“Precious metal prices have tripled since 2001 and may triple again over the next five to seven years because gold and silver represent an honest store of value,” Smith said. “Gold is fast becoming the global anti-dollar.” (See our articles on gold and silver for more information.)
There are programs to help investors convert some of their dollars into gold and other precious metals. (For more information, see our article on Investing in Gold and Silver CDs.) Americans can diversify their retirement portfolios with precious metals through the use of a self-directed IRA, for example, according to Smith.
“Investors can roll over a portion of their paper assets into precious metals without any tax penalties or new contributions by converting an existing IRA, 401(k) or other retirement fund into a precious metal IRA,” Smith said.
Investors can also shed their dollars by purchasing foreign real estate. Foreign real estate stocks have outperformed other asset classes in the past, averaging a 30.6 percent annualized total return (ATR) in the last three-year period as of April, compared with U.S. real estate, which had an ATR of 21.9 percent; U.S. stocks, which had an ATR of 8.5 percent; and international developed country stocks, which had an ATR of 17.1 percent, according to Fidelity Investor’s Weekly.
“European and Asian property markets are generally healthy. Their building booms are likely to outlast ours. That suggests that you should switch money invested in domestic real estate funds and export it,” according to Kiplinger.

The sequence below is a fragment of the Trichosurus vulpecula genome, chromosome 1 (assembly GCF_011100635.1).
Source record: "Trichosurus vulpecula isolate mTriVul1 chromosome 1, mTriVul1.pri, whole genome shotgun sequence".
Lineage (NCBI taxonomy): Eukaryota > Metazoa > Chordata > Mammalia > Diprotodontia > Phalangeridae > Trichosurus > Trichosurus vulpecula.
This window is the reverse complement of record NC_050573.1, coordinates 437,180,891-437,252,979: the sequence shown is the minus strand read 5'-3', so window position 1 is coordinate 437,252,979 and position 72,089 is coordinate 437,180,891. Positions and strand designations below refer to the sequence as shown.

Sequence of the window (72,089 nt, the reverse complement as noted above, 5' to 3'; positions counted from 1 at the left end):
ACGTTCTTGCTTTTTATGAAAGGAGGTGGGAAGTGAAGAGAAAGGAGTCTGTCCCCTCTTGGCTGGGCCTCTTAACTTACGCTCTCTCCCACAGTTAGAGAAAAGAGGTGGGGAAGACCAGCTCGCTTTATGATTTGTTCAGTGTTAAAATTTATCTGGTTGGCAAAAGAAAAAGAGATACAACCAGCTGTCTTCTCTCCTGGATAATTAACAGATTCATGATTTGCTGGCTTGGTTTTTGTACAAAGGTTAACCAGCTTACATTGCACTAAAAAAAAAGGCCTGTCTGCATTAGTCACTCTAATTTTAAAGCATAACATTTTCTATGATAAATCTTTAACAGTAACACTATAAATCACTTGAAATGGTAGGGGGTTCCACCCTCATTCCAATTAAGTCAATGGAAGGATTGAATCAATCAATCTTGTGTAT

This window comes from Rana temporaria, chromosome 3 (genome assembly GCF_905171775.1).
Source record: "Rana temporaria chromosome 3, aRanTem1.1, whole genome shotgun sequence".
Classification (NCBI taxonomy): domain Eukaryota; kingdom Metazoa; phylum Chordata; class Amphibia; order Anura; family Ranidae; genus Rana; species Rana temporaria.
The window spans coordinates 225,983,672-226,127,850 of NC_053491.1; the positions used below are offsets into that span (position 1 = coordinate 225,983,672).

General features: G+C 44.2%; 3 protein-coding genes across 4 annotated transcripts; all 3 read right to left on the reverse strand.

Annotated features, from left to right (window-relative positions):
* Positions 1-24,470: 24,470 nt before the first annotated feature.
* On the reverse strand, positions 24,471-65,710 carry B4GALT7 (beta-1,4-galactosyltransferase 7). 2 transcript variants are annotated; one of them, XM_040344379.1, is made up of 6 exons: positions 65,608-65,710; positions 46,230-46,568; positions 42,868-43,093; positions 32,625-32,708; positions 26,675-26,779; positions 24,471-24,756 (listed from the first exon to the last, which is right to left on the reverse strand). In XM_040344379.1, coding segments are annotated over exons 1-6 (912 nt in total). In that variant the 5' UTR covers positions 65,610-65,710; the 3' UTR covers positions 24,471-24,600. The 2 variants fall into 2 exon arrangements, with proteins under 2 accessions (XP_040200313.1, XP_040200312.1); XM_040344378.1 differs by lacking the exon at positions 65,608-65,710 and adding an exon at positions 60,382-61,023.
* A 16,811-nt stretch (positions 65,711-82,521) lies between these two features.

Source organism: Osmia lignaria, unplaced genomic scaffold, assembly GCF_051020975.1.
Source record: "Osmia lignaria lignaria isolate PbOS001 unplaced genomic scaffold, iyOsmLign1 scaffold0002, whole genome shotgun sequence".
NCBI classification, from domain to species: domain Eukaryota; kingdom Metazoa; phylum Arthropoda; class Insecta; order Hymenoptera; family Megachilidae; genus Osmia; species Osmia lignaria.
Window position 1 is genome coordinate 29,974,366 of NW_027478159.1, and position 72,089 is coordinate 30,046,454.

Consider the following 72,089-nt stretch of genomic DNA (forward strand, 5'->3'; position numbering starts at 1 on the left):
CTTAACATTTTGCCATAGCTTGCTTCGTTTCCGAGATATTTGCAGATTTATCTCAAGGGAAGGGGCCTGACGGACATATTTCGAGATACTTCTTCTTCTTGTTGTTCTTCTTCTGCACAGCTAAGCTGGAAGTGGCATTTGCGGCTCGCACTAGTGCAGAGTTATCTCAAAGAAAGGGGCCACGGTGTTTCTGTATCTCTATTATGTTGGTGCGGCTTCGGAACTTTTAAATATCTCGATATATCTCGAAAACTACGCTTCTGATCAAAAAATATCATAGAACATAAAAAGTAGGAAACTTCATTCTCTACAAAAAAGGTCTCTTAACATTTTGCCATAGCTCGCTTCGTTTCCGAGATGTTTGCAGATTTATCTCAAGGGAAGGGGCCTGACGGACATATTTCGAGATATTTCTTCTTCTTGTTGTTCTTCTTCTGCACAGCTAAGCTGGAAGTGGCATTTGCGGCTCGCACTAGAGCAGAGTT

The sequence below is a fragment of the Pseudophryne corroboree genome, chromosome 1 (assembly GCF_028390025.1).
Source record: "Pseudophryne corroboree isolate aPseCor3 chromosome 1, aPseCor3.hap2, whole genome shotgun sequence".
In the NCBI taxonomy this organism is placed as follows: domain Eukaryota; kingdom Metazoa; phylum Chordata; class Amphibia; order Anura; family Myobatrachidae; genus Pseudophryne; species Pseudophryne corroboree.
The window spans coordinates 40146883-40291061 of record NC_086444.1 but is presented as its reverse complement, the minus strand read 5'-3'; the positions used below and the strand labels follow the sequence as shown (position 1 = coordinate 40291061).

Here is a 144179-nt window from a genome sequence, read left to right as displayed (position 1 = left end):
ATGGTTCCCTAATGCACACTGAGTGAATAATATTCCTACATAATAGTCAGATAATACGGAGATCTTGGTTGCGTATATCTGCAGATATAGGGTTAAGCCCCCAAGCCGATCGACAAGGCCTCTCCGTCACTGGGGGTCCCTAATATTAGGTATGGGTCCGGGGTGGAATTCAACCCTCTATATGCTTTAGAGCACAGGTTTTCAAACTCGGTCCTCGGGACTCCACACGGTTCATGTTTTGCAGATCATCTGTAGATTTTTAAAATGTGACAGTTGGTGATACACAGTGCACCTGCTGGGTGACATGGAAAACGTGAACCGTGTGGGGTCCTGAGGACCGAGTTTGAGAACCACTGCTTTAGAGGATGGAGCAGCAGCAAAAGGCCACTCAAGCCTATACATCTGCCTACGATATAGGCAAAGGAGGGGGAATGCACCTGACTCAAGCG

However, investors should not overload themselves with foreign property investments. “Several academic studies have found that the performance of global real estate securities has more to do with how real estate is doing globally than with any differences between American and overseas stock markets,” according to Kiplinger.
Investors may also wish to note that, although the numbers siding with Bündchen and OPEC are growing, some do not feel the urgency to escape from the falling dollar.
Ken Fisher, CEO of Fisher Investments and a Forbes columnist, said it is not important to diversify into non-dollar assets. “Unless someone has special skills in forecasting currencies, which are exceptionally rare, the history of currency movements among western nations shows that the costs of hedging eat up all the benefits.”
But for concerned investors, there is still time to get out. Olsen said he believes the U.S. dollar has some time before it loses its position as the world’s dominant currency. Consequently, investors shouldn’t be too worried about missing the proverbial boat.
“At the beginning of the last century the British pound was the world’s preeminent currency; its demise required more than 50 years,” Olsen said. “We expect the dollar’s fall from leadership will happen a lot faster than that, but not in the next few years….We believe there is still plenty of time to start the diversification process: The U.S. dollar has a long way to go.”